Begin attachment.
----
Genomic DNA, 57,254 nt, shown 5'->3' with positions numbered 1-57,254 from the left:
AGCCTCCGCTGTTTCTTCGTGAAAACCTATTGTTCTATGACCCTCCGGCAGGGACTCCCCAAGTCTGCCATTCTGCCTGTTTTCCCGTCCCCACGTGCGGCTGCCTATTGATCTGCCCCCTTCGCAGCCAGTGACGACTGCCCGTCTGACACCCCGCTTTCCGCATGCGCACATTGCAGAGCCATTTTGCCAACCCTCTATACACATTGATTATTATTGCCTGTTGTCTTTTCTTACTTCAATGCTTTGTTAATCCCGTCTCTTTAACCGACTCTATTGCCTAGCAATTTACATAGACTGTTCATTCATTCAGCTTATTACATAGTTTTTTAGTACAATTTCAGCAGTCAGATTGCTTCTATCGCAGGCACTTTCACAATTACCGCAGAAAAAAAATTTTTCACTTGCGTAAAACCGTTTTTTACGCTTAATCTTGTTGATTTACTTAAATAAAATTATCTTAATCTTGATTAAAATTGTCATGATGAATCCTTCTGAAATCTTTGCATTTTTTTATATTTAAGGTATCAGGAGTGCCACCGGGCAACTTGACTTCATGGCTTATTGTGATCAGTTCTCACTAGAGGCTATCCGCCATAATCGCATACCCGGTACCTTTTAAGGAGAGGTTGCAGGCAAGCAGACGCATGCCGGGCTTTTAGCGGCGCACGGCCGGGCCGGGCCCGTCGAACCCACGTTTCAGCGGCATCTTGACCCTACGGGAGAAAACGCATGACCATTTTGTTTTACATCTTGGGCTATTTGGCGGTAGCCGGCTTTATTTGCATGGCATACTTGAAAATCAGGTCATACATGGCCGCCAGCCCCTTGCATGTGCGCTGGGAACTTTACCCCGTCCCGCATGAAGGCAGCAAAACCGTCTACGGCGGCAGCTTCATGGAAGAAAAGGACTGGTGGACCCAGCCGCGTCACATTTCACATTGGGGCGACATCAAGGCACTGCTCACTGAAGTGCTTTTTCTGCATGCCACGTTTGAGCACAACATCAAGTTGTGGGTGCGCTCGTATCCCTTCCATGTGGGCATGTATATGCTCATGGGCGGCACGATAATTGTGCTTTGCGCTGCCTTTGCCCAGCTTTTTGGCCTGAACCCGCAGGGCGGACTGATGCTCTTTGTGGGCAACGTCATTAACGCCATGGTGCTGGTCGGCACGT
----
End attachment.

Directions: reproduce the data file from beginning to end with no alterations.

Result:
Genomic DNA, 57,254 nt, shown 5'->3' with positions numbered 1-57,254 from the left:
AGCCTCCGCTGTTTCTTCGTGAAAACCTATTGTTCTATGACCCTCCGGCAGGGACTCCCCAAGTCTGCCATTCTGCCTGTTTTCCCGTCCCCACGTGCGGCTGCCTATTGATCTGCCCCCTTCGCAGCCAGTGACGACTGCCCGTCTGACACCCCGCTTTCCGCATGCGCACATTGCAGAGCCATTTTGCCAACCCTCTATACACATTGATTATTATTGCCTGTTGTCTTTTCTTACTTCAATGCTTTGTTAATCCCGTCTCTTTAACCGACTCTATTGCCTAGCAATTTACATAGACTGTTCATTCATTCAGCTTATTACATAGTTTTTTAGTACAATTTCAGCAGTCAGATTGCTTCTATCGCAGGCACTTTCACAATTACCGCAGAAAAAAAATTTTTCACTTGCGTAAAACCGTTTTTTACGCTTAATCTTGTTGATTTACTTAAATAAAATTATCTTAATCTTGATTAAAATTGTCATGATGAATCCTTCTGAAATCTTTGCATTTTTTTATATTTAAGGTATCAGGAGTGCCACCGGGCAACTTGACTTCATGGCTTATTGTGATCAGTTCTCACTAGAGGCTATCCGCCATAATCGCATACCCGGTACCTTTTAAGGAGAGGTTGCAGGCAAGCAGACGCATGCCGGGCTTTTAGCGGCGCACGGCCGGGCCGGGCCCGTCGAACCCACGTTTCAGCGGCATCTTGACCCTACGGGAGAAAACGCATGACCATTTTGTTTTACATCTTGGGCTATTTGGCGGTAGCCGGCTTTATTTGCATGGCATACTTGAAAATCAGGTCATACATGGCCGCCAGCCCCTTGCATGTGCGCTGGGAACTTTACCCCGTCCCGCATGAAGGCAGCAAAACCGTCTACGGCGGCAGCTTCATGGAAGAAAAGGACTGGTGGACCCAGCCGCGTCACATTTCACATTGGGGCGACATCAAGGCACTGCTCACTGAAGTGCTTTTTCTGCATGCCACGTTTGAGCACAACATCAAGTTGTGGGTGCGCTCGTATCCCTTCCATGTGGGCATGTATATGCTCATGGGCGGCACGATAATTGTGCTTTGCGCTGCCTTTGCCCAGCTTTTTGGCCTGAACCCGCAGGGCGGACTGATGCTCTTTGTGGGCAACGTCATTAACGCCATGGTGCTGGTCGGCACGT